Yesterday, we shot two gorgeous temples, Ta Nei (pictured here) and the ‘Bad Omen’ temple, Ta Keo. Both offered oodles and oodles of targets to photograph. These were the sixth and seventh temples, respectively, that I’ve shot on this Cambodia trip thus far. What I’ve noticed is that it is very easy to get lost in the grandeur of these places. Between the visual stimulants to the mental ones (as you process just how enormous and old these structures are), it can become difficult to make sense out of it all.

As photographers, it is our responsibility to try and tell a story for the viewer. It is what we try to do every time we press the shutter button. We spend our lives constantly refining how we tell our stories frame by frame. So, when you’re presented with so much amazement in one sitting, how do you even begin to tell your story?

For me, the first thing I did was move away from the wide angled perspective. I felt that too much of what I wanted to share was lost by cramming a lot in. So, I decided to focus on detail. I wanted to showcase bits and pieces with the hops of giving you an idea of what the ancient Buddhists and Hindus experienced when they occupied these structures during the height of their civilization in the 10th, 11th, and 12th centuries.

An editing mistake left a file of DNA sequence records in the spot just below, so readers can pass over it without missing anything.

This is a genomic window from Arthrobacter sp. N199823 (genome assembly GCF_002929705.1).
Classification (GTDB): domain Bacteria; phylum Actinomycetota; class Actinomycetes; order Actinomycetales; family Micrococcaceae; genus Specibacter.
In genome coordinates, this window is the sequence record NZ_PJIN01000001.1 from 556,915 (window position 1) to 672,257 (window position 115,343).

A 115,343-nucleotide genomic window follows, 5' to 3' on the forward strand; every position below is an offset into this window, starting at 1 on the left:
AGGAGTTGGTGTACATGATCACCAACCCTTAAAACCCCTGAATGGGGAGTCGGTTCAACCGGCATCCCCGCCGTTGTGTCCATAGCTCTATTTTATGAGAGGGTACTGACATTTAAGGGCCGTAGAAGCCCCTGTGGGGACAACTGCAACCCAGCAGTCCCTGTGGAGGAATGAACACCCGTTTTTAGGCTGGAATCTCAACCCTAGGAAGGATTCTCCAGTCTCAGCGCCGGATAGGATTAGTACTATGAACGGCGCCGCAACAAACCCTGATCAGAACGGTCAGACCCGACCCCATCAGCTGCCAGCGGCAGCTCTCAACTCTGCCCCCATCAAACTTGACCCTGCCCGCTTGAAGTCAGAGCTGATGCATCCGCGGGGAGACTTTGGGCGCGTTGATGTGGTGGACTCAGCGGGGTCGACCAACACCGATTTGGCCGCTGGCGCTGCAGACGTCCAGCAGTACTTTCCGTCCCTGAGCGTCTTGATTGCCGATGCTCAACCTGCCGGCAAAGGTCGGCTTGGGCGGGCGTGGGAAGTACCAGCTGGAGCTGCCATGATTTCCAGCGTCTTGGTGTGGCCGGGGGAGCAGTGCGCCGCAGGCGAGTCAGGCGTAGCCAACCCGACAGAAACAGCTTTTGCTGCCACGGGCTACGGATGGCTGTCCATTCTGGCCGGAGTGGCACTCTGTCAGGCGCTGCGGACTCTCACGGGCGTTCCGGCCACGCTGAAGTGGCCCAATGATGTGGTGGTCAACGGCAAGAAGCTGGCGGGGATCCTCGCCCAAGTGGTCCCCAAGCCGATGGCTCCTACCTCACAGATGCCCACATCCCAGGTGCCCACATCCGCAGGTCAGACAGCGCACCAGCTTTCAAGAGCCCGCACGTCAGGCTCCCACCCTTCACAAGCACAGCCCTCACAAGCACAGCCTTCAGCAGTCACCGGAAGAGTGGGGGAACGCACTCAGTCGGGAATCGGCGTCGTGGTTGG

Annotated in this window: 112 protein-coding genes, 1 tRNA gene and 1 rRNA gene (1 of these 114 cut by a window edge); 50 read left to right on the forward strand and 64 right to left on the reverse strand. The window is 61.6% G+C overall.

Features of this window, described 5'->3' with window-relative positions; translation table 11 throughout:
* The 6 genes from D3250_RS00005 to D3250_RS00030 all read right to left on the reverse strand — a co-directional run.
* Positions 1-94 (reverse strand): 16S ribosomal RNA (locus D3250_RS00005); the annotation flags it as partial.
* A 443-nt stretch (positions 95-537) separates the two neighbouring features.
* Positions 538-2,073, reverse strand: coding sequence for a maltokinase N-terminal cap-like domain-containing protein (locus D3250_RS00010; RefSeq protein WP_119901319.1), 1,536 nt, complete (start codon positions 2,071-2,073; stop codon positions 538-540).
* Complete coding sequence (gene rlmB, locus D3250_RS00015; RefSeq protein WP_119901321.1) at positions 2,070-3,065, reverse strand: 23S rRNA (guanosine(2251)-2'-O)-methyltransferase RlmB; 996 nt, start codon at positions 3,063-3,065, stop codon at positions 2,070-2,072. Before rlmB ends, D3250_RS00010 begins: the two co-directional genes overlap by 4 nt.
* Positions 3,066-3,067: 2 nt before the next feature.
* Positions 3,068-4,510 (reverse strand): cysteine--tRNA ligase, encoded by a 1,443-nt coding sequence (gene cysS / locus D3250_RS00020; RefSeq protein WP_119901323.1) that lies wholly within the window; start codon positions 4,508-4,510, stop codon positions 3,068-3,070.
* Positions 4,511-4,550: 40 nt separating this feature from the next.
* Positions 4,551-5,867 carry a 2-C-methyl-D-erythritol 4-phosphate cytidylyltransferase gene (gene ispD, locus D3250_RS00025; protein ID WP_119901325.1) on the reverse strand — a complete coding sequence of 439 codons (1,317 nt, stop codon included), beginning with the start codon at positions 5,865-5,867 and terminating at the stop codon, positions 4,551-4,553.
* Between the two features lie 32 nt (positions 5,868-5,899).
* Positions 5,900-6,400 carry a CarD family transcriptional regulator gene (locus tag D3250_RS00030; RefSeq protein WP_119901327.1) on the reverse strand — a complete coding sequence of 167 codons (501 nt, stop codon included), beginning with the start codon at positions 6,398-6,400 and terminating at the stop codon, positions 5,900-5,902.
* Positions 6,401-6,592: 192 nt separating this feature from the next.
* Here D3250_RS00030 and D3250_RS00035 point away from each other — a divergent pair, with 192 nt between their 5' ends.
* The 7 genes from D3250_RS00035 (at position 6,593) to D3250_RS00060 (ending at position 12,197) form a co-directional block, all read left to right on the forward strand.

I’ve got a lot of images like this one and I can’t wait to share my version of this story with all of you.

This is a seven exposure tone-mapped image using Photomatix Pro.

I stylized using Perfect Effects 4 by onOne Software. For this image, I globally applied Thermopylae, Tonal Contrast, and Charge More glow, as well as masked in Green Enhancer onto the moss.

Final touches were applied in Lightroom 4.3 RC1